When looking for pocket knives or fixed blade knives it’s helpful to understand the different metals that are used in the production of these knives. You may ask yourself why two knives that look the same are priced differently. It depends on the materials used to make the knife.The quality of best damascus steel knives will be harder, tougher, stronger, more wear resistant, and hold an edge longer. Thus, the higher the quality of steel and manufacturing process, the more expensive the knife will be.
Steel used on pocket knives and fixed blade knives have a mixture of different alloys. Steel, in general, is made of iron and carbon. Additional elements are added to create steel that will work for a particular application.
- Chromium is added to increase the durability, hardness and fights corrosion.
- Manganese is used to increase the strength and wear resistance of steel. It also helps with hardening the steel during the manufacturing process.
- Molybdenum will help prevent the steel from becoming brittle and helps keep the steel strong under high temperatures.
- Vanadium will help with increasing the steel’s durability and help it harden during manufacturing.
- Carbon helps with the hardening of steel while increasing the strength. The carbon content should be greater than 0.5%, which helps with maintaining a good edge on your knife.
The following are a list of popular steels used in the manufacturing of knives. When reviewing this article, take note on how the different elements affect the quality of a knife. You could check out CE Blades for the best selection of online pocket knives.
ATS-34 – 154-CM
Both ATS-34 and 154-CM are practically identical steels and both are used for pocket knives and fixed blade knives. 154-CM was designed by Crucible Material Corporation for the blades in jet turbine engines. Today, steel manufacturers are still making high quality 154-CM steel and it is very popular steel for knife blades. ATS-34 is also very popular steel used in the manufacturing of knife blades. It is a stainless steel that is made by Hitachi in Japan. Both ATS-34 and 154-CM hold a good edge and are very hard and very tough. They are not as rust resistant as other steels but they are still very popular types of steel for high-end knives. They are made from a combination of carbon, chromium, and molybdenum and were developed for tough industrial applications.
440C steel is another type of steel that is manufactured for knife blades. It is a higher grade knife steel, which contains carbon, so it maintains a sharper edge. It is stainless steel that has 1.2% carbon content which is slightly higher than the carbon in 440A and 440B. 440C is hardened to about 56-59 hardness rating (Rc), and designed to resist rusting. 440C performs better than 440B and 440A, but of course it’s more expensive. SOG Knives use a 440A steel in some of their knives.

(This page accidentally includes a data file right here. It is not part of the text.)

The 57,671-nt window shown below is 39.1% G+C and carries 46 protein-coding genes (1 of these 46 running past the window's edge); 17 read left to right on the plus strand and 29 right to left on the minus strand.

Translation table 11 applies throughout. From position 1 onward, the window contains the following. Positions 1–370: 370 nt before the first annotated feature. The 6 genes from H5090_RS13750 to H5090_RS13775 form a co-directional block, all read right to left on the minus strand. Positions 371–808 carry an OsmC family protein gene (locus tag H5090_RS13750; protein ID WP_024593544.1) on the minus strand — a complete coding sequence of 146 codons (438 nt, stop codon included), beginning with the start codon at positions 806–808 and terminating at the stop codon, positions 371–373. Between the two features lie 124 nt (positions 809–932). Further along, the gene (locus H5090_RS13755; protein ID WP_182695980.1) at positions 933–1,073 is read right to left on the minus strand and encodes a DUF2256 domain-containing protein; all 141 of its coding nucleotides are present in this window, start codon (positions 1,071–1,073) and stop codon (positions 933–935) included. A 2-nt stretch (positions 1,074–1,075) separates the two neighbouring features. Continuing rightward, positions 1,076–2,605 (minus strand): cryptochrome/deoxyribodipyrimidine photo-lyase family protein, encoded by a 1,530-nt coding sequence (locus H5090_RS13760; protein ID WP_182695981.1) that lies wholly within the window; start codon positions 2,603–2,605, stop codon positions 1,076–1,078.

AUS-8 is a knife blade steel that is comparable to 440B steel. In fact, AUS-8 is used as a substitute for 440C steel. It has approximately 0.75% carbon content and has a low-carbon to chromium ratio and is resistant to corrosion. This is good steel for knife blades, but blades with higher carbon content will hold their edge better. But unlike the 440B, AUS-8 has vanadium added which improves its resistance to wearing out. Gerber Knives use this type of steel in their knife blades.
BG-42 is a stainless steel knife blade that is hardened to approximately 62 Rc. It holds an edge better than 440C and ATS-34, because BG-42 has twice the manganese as ATS-34 steel, plus it has 1.2% vanadium.
Damascus steel is unique type of steel that contain multiple layers. This steel is extremely tough and resistant to shattering. It is also able be hold an extremely sharp edge that is resilient to damage. Layering the steel allows more than one type of steel to be used. By alternating the bands with hard and soft steel, the steel will take on the qualities of both. Thus a Damascus blade is hard yet flexible. W. R. Case & Sons Cutlery uses this type of blade in their pocket knives.
D2 steel has 1.5% carbon which helps it hold an edge. However, it is not as tough as other steels. It has 12% chrome content which does not meet the requirements for stainless steel, which is 13%. So D-2 is considered “semi-stainless” steel.